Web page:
The Lion Queen
I Dreamed of Africa
Review by Ross Anthony

A single American woman living in Italy with her six-year-old son experiences the tragedies and epiphanies of life as a human on Earth and writes about them. "I Dreamed of Africa" is the biographical drama of Kuki Gallmann's writings put to film.

Quickly sketching Kuki's life in Italy, the picture provides no prior information about her; in fact, it wasn't until three-quarters into the sequence that I realized what country we were in. The Italian unit had other problems: abrupt editing, inappropriate music, severely misaligned voice-lip sync (the presentation sounded as if it had been dubbed into English), and the graceless capture of Kim Basinger's acting at its worst.

Fortunately, the production soon moves to Africa ... Kenya, to be specific (with some shooting done in South Africa as well). Though visual joys of this vibrant country are portrayed, mostly in the sweeping landscapes and aerial photography of elephants, wildebeest and camels (I didn't know camels roamed Kenya); the majority of the film's attentions were on the uncertainties, dangers and ultimate price of living in a wilder environment.

I've enjoyed Kim Basinger in the past; she's a moderately talented actress whose marvelous beauty hasn't been impeded by age. However, either this film fails to snare her best performances or she's just not main character material.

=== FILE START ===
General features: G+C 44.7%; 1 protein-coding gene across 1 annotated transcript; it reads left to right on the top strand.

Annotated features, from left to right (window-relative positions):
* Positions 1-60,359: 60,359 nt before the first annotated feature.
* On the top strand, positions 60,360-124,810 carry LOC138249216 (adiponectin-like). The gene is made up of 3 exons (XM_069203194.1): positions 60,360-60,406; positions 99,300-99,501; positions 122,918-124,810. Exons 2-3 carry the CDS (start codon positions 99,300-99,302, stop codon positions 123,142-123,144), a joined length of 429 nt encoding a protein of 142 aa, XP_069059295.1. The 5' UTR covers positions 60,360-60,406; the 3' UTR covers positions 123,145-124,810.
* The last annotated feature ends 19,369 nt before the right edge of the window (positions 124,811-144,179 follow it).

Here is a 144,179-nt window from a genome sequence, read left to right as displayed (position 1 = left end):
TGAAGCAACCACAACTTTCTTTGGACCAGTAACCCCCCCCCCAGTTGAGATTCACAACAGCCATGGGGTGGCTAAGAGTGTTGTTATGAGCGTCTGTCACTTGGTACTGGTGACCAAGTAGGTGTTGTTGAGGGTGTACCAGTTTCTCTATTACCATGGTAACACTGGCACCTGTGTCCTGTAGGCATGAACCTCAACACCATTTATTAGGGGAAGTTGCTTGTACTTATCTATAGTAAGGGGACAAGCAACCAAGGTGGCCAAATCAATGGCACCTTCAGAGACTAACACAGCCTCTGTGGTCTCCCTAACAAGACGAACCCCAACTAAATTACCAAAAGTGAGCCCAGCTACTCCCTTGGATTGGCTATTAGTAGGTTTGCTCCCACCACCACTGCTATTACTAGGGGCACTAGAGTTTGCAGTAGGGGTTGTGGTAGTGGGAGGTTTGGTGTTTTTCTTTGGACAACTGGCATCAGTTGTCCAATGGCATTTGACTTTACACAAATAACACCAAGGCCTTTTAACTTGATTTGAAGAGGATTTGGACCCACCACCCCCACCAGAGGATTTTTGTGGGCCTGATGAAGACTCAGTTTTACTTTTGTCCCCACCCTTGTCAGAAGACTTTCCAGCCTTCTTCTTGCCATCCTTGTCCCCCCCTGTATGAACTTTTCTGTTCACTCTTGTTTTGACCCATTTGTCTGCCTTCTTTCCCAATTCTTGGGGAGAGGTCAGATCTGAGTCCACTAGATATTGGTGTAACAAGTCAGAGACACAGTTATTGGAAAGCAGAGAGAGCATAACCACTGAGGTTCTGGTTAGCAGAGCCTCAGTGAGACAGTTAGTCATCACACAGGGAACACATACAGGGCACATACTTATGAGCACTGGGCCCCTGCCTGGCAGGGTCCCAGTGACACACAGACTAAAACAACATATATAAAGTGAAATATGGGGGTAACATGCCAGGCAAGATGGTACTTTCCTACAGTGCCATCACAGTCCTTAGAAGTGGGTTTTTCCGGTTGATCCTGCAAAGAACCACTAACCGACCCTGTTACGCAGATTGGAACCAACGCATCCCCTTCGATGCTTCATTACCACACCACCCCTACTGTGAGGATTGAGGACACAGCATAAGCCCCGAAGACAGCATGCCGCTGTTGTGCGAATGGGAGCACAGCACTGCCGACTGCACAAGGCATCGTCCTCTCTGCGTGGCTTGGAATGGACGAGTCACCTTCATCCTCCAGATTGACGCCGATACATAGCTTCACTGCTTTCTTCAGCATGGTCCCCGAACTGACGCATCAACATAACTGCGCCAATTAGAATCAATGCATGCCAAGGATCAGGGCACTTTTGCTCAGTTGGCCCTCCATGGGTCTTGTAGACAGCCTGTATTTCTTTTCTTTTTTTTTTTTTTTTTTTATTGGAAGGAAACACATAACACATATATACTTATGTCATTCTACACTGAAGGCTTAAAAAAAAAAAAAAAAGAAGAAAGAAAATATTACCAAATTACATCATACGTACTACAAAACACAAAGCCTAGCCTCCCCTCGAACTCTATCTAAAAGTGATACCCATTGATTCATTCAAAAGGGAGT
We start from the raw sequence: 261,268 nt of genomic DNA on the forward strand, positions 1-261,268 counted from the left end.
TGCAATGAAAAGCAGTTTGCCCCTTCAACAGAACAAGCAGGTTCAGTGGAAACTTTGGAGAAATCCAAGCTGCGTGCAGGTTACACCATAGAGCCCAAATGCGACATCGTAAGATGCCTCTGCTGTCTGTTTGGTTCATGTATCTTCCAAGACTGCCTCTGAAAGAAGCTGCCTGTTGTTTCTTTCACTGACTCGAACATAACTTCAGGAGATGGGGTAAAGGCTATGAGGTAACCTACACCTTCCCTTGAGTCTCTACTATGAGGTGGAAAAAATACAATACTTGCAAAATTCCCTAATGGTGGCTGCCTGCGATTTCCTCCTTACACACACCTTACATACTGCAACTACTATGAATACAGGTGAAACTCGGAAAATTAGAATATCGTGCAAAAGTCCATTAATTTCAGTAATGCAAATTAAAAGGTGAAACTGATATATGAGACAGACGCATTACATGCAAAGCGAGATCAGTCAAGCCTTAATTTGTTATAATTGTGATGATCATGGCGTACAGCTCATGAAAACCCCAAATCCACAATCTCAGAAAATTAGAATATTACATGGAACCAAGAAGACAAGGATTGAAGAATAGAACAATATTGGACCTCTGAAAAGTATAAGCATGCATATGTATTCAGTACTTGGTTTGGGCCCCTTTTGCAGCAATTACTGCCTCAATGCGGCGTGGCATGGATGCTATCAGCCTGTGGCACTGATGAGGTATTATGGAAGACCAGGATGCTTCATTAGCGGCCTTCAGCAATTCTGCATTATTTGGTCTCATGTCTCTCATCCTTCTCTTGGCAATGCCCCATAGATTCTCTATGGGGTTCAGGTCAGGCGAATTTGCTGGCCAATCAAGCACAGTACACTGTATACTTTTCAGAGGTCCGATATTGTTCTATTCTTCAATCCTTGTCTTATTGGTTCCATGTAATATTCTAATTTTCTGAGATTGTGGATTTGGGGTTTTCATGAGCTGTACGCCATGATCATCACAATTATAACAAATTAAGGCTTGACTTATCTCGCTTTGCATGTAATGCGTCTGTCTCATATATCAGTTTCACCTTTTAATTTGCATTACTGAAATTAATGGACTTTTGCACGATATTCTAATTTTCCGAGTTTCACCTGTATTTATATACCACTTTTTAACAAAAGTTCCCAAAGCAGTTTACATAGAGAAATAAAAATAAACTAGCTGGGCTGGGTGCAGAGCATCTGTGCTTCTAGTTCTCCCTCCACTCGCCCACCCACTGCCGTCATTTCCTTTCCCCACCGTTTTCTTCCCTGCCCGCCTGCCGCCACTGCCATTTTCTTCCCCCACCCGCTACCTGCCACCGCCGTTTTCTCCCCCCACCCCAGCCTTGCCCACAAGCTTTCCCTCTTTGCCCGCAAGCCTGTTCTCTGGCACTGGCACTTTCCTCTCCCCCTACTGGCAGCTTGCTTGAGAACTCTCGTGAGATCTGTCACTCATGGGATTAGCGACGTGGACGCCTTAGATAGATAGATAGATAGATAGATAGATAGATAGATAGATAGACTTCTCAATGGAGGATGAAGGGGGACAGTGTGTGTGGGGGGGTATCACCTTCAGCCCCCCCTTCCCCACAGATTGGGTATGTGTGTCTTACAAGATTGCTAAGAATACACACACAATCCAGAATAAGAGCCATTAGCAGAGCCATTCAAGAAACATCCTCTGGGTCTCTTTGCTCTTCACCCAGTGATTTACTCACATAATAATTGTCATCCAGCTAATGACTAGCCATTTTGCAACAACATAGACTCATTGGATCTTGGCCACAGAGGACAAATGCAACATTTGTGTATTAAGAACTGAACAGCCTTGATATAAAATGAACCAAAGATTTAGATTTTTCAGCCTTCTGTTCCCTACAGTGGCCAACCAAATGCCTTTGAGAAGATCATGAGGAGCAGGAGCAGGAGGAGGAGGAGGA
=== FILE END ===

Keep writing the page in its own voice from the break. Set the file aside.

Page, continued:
The writing itself is a bit immature, lavishing in the cliché: "I've never been here and yet I feel as though I've returned." While the ending narration tends toward the presumptuous, as Kuki "Looks after Africa" via conservation propaganda.

What the film does best is depict the unpredictable rhythm and dangerous allure of Africa. Having spent a year in Kenya myself, I enjoyed the nostalgia. Still, this experience could have been improved by doubling the usage of the fantastic, indigenous, vocal music available and by deepening the relationships between ex-pats and locals.

Though the film focuses on Kuki's loves and losses, the most passionately endearing moments of the film involve Simon, her African assistant (a character who, unfortunately, sees little screen time).

  • I Dreamed of Africa. Copyright © 2000. Rated PG-13.
  • Starring Kim Basinger, Vincent Perez, Eva Marie Saint, Liam Aiken.
  • Directed By Hugh Hudson.
  • Screenplay by Paula Milne & Susan Shilliday. Based on writings By Kuki Gallmann.
  • Produced By Stanley R. Jaffe and Allyn Stewart at Columbia TriStar.


Copyright © 2000. Ross Anthony, currently based in Los Angeles, has scripted and shot documentaries, music videos, and shorts in 35 countries across North America, Europe, Africa and Asia. For more reviews visit:

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Last Modified: Saturday, 16-Sep-2006 08:07:43 PDT